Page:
Best lobster rolls in Chicago
New England Seafood Company's lobster roll ($17.95) turned out to be my favorite, and the kind of roll I grew up eating. There's the barest trace of mayo on the bun and a hefty sprinkling of paprika. A lemon wedge and cup of warm butter are served on the side, and I used both liberally. While the split-top bun cries out for a little more butter, the chilled lobster is so sweet, I'll give them a pass.
Chef and owner Ryan McCaskey spent summers in Maine, and it's clear the man has had good lobster rolls in his life. Take the meat: It's cool, perfectly cooked and lightly dressed with a little mayo and paprika, plus butter. And the bun: It comes in from Maine and it's warm and incredibly buttery. The whole roll is almost too buttery—it's the richest offering, for sure. But at $18, it's also one of the most affordable lobster rolls in Chicago.
The cheerful truck launched in the summer of 2015 and instantly began serving one of Chicago’s best lobster rolls, with sweet, tender lobster slicked with mayo and butter and served on a burger bun for easy eating. It's $15, and you can get it Happy, with traditional toppings, or Angry, by adding giardiniera. Half rolls are also available, so you can try each style.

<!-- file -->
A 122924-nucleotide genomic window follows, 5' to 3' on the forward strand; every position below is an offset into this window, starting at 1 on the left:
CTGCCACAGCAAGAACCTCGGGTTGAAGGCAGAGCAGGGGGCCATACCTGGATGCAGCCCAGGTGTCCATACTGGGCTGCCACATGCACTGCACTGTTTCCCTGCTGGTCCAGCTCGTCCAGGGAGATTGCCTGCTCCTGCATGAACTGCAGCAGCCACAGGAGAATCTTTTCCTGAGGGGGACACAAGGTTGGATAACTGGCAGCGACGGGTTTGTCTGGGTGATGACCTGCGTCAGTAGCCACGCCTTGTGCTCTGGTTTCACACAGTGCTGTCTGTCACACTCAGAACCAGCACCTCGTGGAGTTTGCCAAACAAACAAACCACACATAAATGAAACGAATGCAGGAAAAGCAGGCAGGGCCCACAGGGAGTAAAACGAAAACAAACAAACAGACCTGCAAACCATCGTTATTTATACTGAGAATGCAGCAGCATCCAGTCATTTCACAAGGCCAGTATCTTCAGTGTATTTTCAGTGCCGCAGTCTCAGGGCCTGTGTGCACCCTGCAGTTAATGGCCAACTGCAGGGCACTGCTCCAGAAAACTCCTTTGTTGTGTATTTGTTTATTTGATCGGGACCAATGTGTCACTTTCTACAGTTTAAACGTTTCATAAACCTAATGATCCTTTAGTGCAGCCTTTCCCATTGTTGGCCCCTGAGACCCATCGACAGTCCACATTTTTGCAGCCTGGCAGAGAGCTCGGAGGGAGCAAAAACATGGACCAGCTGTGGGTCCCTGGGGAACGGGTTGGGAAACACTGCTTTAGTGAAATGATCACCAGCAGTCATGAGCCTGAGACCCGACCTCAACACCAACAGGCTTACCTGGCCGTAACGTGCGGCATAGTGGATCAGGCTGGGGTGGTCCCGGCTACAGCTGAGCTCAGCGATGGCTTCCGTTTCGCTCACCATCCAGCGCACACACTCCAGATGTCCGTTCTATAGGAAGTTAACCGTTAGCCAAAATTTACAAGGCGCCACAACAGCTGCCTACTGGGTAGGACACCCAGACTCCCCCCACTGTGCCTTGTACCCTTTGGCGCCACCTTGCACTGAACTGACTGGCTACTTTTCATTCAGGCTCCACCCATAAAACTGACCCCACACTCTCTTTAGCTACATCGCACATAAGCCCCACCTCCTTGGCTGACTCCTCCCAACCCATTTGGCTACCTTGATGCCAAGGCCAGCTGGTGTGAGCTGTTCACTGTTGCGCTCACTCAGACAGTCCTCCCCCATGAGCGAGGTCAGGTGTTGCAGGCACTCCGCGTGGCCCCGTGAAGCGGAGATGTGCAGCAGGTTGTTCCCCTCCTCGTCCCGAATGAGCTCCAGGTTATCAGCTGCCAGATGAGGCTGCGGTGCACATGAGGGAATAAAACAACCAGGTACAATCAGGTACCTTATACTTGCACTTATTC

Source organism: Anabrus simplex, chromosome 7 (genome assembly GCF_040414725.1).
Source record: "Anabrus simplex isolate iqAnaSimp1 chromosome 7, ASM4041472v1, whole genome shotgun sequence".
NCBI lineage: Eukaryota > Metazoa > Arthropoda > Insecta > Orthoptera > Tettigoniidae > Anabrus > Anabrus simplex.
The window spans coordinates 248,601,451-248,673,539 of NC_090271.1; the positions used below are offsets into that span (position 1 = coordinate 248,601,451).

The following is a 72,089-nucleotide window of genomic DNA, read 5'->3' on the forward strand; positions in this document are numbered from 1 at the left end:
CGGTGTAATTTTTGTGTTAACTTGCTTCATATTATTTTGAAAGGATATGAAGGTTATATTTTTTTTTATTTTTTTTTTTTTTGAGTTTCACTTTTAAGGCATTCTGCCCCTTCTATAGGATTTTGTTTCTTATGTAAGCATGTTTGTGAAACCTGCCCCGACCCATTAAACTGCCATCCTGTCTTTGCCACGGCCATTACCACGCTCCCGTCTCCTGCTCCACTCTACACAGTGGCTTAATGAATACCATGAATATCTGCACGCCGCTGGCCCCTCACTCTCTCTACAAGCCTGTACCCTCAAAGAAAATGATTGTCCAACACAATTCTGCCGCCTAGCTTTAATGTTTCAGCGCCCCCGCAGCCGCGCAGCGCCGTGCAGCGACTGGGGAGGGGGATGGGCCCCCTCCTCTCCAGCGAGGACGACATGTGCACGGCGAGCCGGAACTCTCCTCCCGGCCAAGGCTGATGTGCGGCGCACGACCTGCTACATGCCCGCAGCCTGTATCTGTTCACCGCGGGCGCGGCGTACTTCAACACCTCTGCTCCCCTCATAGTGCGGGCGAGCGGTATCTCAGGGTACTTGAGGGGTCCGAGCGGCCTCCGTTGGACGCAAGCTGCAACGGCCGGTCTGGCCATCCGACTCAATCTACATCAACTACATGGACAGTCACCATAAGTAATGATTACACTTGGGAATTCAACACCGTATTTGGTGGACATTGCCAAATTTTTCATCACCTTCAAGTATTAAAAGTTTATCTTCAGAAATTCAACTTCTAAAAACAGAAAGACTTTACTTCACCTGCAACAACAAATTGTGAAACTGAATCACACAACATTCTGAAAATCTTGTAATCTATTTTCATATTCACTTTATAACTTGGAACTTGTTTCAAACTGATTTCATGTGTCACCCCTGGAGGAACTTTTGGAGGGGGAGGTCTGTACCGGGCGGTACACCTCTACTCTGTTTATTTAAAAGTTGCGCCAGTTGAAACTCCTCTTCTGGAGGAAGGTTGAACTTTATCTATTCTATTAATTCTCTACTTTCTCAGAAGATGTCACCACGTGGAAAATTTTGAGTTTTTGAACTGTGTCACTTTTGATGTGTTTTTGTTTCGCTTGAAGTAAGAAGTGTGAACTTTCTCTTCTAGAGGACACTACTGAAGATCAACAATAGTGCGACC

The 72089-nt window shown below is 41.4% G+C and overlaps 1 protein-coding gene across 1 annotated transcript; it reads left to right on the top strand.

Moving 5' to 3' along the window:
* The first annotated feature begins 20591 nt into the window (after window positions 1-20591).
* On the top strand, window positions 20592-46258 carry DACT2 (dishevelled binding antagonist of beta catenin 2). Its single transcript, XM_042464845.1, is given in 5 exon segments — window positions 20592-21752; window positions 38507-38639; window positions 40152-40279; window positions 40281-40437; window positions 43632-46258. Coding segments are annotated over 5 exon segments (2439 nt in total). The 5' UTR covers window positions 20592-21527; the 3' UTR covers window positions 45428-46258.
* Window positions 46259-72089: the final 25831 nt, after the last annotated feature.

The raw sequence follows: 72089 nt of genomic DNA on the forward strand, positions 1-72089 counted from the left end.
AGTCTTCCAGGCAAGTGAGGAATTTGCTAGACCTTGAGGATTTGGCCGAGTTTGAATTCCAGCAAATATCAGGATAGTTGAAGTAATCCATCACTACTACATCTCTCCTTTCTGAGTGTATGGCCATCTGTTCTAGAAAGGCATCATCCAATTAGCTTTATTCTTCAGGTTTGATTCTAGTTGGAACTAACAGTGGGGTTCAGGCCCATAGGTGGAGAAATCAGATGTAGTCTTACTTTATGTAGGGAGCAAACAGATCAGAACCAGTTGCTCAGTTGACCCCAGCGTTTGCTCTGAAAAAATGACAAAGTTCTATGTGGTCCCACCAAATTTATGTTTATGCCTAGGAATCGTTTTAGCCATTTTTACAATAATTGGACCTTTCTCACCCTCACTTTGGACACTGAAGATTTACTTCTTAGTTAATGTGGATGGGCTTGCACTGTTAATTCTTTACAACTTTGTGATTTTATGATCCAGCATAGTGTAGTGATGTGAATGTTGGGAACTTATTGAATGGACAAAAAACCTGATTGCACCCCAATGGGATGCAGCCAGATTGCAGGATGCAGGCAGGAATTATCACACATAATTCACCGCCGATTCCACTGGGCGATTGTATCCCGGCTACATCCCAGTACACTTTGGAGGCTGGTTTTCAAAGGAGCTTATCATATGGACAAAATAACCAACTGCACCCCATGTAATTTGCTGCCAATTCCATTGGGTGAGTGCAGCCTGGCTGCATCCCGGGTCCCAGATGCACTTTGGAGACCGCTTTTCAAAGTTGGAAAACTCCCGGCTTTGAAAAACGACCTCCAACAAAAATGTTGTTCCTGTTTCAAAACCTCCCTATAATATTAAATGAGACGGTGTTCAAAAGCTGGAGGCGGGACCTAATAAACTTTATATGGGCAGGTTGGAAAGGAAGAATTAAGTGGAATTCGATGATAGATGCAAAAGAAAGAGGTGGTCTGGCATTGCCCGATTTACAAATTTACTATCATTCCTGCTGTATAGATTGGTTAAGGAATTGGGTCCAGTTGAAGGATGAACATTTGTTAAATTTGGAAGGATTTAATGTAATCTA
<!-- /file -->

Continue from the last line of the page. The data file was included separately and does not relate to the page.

I appreciate the lack of pretension with Shaw's excellent lobster roll ($29). Big chunks of sweet lobster are dressed with Hellman's mayo, mixed with celery and chives, and tucked into a housemade buttery bun. Get it in the main dining room during lunch or at the oyster bar at any time.
The lobster roll ($19) at the tiny fish market is an excellent version—there's just a hint of mayo to bind it all together, and lemon peel, cucumber, parsley and other herbs and spices are also added. The meat is served cold, but the bun is grilled in a ton of butter right in front of you. The result is glorious.
GT's lobster roll (sold at market price) perfects the meat to bun ratio (which doomed many of the other rolls I tried). The buttery bun is large enough to hold the sandwich together, but there's so much cool, well-seasoned lobster that it's still primarily what you're tasting. Add in celery for crunch and a variety of herbs and you've got a killer lobster roll.
The Gage's lobster roll ($23) is topped with fried onions, which I expected to immediately disqualify it. But the meat is chilled, bright and lemony (there's a grilled half lemon to squeeze over the roll), the bun is perfectly buttered, and the onions add more texture and salt. I had one with a housemade blueberry soda, and couldn't imagine a better lunch.
Luke's opened its first Chicago location in spring 2015, and they serve up a pretty solid lobster roll for $15. The meat is lightly dressed with both butter and mayonnaise, then sprinkled with spices, including thyme and celery salt, then tucked into a well-buttered bun. The meat is just a bit too cold, so let it sit for a few minutes before digging in.